Signaling the institutional arrival of Mixed Race Studies was the publication in 2004 of the Routledge reader, “Mixed Race” Studies, edited by Jayne O. Ifekwunigwe. The publication of this text, which anthologized an array of key examples of historical and contemporary scholarship on mixed race, was a major breakthrough for this new field and facilitated the further development of university curricula in this area. Yet, notably marginalized in this volume were the experiences of mixed-race subjects in Asia, or the work of Asian thinkers on the subject of racial and cultural hybridity – a reflection of the broader orientation of this field as well as the status of Asian Studies itself within the Anglo-American academy. More recently published collections, such as International Perspectives on Racial and Ethnic Mixing (Edwards et al. 2012) and Global Mixed Race (King-O’Riain et al. 2014) similarly give scant or no attention to Asia.
Anthologies are selective, of course, and no single volume can cover the entirety of any domain of knowledge. Such lack of visibility is nonetheless notable in light of the fact that Asian perspectives had earlier been included in an anthology published in Temple University Press’s Asian American History and Culture series, The Sum of Our Parts: Mixed-Heritage Asian Americans (2001). This volume dedicated a section to mixed-heritage Asians in a global context, with chapters on Britain, the Netherlands, Japan, Surinam, and Thailand. Moreover, the earlier wave of sociological work by the Chicago School and others had often focused quite centrally on race mixing in Asia – an area of the world that has exhibited immense diversity in its histories of cross-cultural contact, trade, migration, conquest, colonialism and nation-building. Why, then, did scholarship on Asia so often find itself at the margins of the new field of Mixed Race Studies?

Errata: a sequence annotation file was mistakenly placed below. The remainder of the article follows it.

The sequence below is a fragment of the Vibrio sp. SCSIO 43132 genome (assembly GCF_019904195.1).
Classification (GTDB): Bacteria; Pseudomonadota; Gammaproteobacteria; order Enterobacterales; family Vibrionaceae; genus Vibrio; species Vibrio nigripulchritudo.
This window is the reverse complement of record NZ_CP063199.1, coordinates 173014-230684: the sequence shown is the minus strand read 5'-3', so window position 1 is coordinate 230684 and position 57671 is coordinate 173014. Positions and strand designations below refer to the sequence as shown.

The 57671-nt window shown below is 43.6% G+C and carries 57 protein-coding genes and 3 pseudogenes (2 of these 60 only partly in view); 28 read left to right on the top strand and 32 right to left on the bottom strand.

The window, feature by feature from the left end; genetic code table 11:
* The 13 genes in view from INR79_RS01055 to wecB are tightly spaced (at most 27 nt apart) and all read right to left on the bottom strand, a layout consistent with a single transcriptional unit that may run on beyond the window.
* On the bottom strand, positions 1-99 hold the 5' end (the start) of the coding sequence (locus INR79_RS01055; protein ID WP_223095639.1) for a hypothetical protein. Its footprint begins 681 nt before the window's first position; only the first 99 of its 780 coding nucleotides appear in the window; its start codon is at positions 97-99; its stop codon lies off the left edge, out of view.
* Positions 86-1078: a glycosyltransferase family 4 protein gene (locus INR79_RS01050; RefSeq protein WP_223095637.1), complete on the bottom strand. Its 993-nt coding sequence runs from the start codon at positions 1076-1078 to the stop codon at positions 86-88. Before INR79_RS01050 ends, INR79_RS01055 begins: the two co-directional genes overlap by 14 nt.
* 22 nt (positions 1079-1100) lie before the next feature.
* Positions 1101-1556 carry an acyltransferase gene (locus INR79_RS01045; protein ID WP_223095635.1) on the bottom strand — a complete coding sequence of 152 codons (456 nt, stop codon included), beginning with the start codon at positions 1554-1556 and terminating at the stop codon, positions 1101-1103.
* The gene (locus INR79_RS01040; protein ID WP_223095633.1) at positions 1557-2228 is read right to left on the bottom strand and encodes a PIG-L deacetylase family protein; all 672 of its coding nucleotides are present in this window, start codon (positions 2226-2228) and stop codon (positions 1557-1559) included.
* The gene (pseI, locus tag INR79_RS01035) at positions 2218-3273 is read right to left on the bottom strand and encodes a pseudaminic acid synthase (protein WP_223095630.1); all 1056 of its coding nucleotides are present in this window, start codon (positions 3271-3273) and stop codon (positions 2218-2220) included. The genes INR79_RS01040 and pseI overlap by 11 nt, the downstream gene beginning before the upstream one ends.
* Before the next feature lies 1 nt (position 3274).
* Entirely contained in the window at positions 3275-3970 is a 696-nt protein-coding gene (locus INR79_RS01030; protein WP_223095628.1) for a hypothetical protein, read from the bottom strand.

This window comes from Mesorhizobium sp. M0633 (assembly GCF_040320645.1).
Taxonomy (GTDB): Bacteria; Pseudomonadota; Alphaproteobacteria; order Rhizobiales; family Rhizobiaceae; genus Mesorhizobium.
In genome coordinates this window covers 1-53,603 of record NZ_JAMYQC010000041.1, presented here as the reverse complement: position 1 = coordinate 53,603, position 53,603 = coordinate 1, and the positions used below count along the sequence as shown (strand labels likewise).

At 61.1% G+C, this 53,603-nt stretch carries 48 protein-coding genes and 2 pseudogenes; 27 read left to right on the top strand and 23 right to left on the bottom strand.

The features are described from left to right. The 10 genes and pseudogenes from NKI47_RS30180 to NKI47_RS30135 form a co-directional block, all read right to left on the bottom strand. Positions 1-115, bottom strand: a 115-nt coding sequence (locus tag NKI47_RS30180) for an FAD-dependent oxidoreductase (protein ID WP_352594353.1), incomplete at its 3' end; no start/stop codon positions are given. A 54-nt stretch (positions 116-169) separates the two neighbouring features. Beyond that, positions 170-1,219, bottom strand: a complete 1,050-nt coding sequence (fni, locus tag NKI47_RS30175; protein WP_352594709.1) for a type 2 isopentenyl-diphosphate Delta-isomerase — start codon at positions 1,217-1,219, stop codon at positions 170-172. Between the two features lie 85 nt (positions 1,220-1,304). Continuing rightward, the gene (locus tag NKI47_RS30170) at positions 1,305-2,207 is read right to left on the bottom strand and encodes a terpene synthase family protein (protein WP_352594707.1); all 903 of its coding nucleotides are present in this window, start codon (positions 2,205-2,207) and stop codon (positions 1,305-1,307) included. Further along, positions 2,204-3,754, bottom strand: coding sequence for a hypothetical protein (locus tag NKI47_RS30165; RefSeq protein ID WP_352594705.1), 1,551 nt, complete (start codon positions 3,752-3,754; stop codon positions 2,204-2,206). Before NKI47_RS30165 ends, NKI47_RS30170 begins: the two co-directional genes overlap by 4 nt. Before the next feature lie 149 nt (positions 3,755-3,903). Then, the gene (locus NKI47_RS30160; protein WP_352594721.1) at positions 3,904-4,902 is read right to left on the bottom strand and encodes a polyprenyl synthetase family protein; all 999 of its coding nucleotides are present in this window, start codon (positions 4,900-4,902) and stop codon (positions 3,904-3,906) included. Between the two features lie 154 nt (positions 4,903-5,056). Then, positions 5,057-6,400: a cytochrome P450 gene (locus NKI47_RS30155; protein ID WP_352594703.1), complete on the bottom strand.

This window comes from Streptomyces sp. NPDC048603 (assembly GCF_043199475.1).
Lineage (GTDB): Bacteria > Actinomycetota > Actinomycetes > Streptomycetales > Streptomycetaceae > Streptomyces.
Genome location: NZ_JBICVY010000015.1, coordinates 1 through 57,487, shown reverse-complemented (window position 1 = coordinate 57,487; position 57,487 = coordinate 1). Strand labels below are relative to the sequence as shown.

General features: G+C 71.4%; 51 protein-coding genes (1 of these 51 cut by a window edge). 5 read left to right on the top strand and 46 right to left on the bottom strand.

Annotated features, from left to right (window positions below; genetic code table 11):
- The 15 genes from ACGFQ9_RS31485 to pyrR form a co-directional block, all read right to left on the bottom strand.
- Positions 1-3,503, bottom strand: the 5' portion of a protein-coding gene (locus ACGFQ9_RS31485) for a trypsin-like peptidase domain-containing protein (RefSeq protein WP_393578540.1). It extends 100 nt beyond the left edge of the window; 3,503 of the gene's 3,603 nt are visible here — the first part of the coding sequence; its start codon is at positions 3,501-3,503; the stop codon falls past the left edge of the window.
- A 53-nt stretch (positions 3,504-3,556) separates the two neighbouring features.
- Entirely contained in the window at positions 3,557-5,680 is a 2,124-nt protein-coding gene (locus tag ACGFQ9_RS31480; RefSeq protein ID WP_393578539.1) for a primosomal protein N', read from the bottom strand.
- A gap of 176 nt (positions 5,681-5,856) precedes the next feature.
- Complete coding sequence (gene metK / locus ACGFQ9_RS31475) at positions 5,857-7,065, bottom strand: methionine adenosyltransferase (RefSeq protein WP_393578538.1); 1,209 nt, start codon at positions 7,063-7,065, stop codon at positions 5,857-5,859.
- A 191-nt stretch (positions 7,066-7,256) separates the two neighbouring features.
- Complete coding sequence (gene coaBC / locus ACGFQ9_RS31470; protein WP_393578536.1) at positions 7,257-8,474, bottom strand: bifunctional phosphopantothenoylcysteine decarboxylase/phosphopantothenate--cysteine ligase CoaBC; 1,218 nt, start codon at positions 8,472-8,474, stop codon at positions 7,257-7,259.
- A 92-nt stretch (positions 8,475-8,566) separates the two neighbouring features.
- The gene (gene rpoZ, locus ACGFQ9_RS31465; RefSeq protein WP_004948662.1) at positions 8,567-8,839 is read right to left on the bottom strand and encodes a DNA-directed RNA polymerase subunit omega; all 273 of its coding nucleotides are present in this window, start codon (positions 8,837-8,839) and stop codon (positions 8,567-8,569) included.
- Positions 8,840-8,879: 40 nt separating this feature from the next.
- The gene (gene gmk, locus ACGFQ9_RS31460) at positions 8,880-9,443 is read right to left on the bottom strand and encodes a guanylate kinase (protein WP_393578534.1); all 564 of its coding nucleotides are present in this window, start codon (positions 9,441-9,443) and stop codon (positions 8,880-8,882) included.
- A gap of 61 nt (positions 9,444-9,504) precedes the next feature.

One answer might have to do with the continuing tendency to conceptualize race predominantly in a binary, white-black fashion in contemporary American public life, even as there is widespread awareness of the growing demographic diversity and complexity of the nation. This majority-minority binary is one that Asians fit awkwardly, as theorized by various scholars. Perhaps equally important is the status of Asian Studies within American academic institutions. Asian Studies is still perceived by some as a “niche” field, mostly of interest to those who seek specialized knowledge of Asia and less relevant to broader, more generalizable theoretical discussions within the academy: a problem that scholars of Asian Studies have struggled against for decades. Compounding this geographic marginalization is the necessity of mastering a difficult Asian language (or languages), which limits the field’s general accessibility and reinforces the image of Asianists as “specialists” within a narrow domain. For many reasons, then, opportunities for comparative discussions, even with Asian Americanists, are less readily available than one might hope.